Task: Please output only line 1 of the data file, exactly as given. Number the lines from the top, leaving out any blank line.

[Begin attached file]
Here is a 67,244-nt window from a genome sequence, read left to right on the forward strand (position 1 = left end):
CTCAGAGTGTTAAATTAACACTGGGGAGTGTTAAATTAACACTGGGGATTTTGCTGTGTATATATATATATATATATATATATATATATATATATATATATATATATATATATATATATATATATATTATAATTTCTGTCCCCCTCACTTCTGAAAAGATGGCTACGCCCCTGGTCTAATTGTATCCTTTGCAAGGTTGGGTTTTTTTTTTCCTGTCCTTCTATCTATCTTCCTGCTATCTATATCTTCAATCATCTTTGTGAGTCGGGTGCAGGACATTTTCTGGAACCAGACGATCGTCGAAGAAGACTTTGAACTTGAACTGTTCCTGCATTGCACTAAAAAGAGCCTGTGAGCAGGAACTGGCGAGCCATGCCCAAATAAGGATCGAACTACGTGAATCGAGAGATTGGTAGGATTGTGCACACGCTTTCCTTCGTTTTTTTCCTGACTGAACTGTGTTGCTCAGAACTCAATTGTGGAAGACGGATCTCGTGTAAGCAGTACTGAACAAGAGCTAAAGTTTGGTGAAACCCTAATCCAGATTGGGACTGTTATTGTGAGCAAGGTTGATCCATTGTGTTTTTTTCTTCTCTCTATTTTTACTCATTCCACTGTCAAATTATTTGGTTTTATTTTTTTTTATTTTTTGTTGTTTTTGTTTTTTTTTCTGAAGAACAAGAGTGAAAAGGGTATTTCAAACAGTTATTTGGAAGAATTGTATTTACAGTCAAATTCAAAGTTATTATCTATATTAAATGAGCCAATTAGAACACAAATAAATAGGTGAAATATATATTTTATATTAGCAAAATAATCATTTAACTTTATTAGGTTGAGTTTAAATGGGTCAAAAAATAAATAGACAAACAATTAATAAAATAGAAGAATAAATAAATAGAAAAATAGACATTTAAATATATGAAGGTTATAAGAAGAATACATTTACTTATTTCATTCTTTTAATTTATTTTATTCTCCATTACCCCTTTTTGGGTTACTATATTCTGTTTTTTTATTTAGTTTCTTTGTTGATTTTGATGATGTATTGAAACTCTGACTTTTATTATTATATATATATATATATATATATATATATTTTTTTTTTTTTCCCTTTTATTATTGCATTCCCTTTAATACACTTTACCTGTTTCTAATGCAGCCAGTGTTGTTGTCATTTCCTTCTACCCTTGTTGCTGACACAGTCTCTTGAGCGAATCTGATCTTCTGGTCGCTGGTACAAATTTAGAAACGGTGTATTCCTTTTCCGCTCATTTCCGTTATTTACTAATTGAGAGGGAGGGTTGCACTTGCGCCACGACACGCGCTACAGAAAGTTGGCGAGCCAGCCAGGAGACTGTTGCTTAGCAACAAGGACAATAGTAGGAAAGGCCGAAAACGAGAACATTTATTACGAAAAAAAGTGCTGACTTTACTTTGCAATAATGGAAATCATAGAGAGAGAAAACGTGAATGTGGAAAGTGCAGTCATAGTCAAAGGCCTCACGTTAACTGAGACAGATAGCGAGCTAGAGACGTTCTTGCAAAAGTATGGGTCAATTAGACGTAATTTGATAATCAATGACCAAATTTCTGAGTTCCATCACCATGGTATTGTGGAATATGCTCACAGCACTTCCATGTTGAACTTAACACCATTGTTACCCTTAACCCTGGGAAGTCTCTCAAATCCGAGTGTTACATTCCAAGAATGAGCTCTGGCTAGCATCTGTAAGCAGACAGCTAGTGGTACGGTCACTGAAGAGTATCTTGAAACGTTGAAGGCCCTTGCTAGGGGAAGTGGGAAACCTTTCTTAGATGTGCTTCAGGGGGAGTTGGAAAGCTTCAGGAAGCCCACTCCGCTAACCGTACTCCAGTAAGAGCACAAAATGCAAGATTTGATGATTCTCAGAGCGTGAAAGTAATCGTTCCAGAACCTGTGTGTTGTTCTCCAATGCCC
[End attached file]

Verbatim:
Here is a 67,244-nt window from a genome sequence, read left to right on the forward strand (position 1 = left end):